Your backyard and your home may seem like two separate domains, but they’re more intertwined than you think.
A common issue for homeowners is that tree roots can grow so deep that they can affect the pipes underneath your property, and even grow around your gutters. This needs to be quickly rectified as it can cause costly damage to your plumbing system. However, the opposite is also true and what people tend to overlook is how their plumbing can affect their plants, too. From leaky pipes to filtration systems—here are some ways your plumbing affects your ability to grow a vibrant garden.
Leaky pipes can drown your garden
While water is undoubtedly good for your plants, you don’t want to overdo it. According to botanical experts on Green Upside, overwatering can cause roots to rot and leaves to wilt. What’s even more dangerous is that it can encourage the growth of mold or algae on the surface of the soil near the plants. Therefore, if your pipes tend to leak on a regular basis, then your garden could potentially suffer the consequences. This is more likely to happen to those with terracotta or clay pipes, as water tends to seep through them. Have your plumber replace them with PVC or concrete pipes to prevent leaking.
Sewage water can kill your plants
Have you ever considered how many types of contaminants you flush down your drainage and go into your sewers every day? Dirty water encourages the growth of bacteria, viruses, fungal spores, and many other pollutants that are toxic to human health. Therefore, if your sewage starts spilling onto your property and contaminated water reaches your plants, they won’t survive for very long. As a precaution, it’s always best to have your plumbing checked every six months to make sure the system is always in working order.
A foul odor can attract pests
Unwanted pests are attracted to homes for many reasons, with foul odors being one of the most common reasons, and this can have a negative impact on your garden. The kitchen sink is listed by HomeServe as a likely cause of foul odors as waste can easily build up in the drainpipe. Smelly drains are bad enough by themselves, but the scent will also end up attracting pests and insects, too. The Spruce warns that bugs come indoors searching for water (on top of being attracted to the stench), making your clogged pipes an attractive place for them, too. And if your pipes are left unmonitored, these creatures will also make their way into your garden and damage your plants. Once there is an infestation of pests it is very hard to remove them.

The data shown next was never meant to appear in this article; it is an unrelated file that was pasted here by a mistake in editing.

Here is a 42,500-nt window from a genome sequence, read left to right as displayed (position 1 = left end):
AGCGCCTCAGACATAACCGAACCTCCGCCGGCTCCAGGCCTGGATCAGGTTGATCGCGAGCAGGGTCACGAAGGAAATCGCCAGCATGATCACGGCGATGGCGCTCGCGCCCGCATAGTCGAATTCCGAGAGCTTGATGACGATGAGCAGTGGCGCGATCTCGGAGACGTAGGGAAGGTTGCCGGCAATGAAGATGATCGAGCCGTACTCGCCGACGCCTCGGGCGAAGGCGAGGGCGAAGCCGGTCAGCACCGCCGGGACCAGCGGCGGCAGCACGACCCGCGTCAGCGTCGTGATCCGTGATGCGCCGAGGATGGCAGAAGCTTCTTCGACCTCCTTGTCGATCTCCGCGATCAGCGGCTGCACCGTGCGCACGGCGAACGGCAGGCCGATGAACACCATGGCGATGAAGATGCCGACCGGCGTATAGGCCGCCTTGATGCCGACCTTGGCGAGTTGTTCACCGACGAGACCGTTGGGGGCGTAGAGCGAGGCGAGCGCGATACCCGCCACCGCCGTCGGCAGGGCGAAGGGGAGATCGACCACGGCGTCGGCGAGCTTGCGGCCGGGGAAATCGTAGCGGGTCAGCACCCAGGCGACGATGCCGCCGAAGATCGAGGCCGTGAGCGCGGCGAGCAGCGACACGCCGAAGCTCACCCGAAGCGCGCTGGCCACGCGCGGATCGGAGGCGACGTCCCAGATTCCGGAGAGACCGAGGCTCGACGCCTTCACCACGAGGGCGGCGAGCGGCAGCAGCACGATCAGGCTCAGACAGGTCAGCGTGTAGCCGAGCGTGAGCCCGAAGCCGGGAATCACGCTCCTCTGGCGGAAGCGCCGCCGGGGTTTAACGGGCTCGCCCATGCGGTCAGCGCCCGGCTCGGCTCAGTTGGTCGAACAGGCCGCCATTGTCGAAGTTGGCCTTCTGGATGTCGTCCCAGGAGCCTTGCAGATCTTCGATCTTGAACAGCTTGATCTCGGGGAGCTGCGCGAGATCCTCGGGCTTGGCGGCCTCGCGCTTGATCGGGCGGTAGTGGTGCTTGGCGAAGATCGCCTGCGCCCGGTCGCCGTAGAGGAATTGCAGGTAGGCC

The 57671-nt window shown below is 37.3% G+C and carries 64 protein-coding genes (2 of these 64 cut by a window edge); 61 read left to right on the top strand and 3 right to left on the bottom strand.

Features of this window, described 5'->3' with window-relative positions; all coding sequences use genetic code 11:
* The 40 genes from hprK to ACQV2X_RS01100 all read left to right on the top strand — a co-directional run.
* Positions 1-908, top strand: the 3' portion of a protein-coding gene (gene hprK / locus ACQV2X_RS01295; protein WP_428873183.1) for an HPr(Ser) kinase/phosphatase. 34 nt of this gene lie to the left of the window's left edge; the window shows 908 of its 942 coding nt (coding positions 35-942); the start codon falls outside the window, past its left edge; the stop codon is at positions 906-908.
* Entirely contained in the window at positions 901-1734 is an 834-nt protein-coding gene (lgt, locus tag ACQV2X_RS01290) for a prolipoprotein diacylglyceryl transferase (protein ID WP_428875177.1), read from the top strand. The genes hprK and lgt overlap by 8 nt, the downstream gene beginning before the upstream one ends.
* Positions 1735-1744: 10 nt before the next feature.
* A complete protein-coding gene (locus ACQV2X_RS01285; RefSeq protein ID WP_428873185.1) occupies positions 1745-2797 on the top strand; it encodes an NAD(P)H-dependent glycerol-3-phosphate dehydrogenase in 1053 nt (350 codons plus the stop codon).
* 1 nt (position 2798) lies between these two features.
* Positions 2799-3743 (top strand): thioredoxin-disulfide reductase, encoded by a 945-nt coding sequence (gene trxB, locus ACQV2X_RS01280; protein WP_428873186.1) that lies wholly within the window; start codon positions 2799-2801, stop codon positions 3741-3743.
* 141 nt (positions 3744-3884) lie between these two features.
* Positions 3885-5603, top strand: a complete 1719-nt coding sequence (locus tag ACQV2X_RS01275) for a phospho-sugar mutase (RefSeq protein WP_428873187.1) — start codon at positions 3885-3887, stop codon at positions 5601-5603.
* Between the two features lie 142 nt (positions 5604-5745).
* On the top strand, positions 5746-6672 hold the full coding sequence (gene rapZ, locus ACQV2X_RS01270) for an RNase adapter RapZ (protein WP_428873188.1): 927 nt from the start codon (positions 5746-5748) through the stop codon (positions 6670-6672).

Due to the current global health crisis, it might be difficult to call for pest controllers now. As such, it’s imperative that you take the time to make sure waste isn’t accumulating in your drains. So the next time you’re washing your dishes, throw your food waste into the bin, and don’t forget to keep the bin sealed to ensure all odors are kept at bay.
The wrong filtration system can hinder your plants’ growth
There are several kinds of water filtrations systems—from ion-exchange to sediment filtration. One of the most common systems that is used in American households is chlorination. This plumbing system involves treating unrefined water with small amounts of chlorine to eliminate bacteria and make it safe for bathing and drinking. However, it may not be so conducive to plant growth. Certain microbes, such as mycorrhizal fungi and actinomycetes, promote nutrient mineralization in the soil. So, sprinkling your garden with chlorine will only make them grow slower. Since there isn’t much you can do for your house’s in-built plumbing, consider having an entirely separate filtration method for irrigation.
Growing a garden is tough work, and the last thing you need is your plumbing undoing your hard work. However, as long as you adopt all the necessary precautions, your plants will grow just fine.
For more planting tips, check out our article on ‘Five Steps to a Sustainable Garden’. Before you know it, you’ll be on your way to growing a beautiful and thriving yard.
Featured image – Water sprinkler / Anthony Lee-Unsplash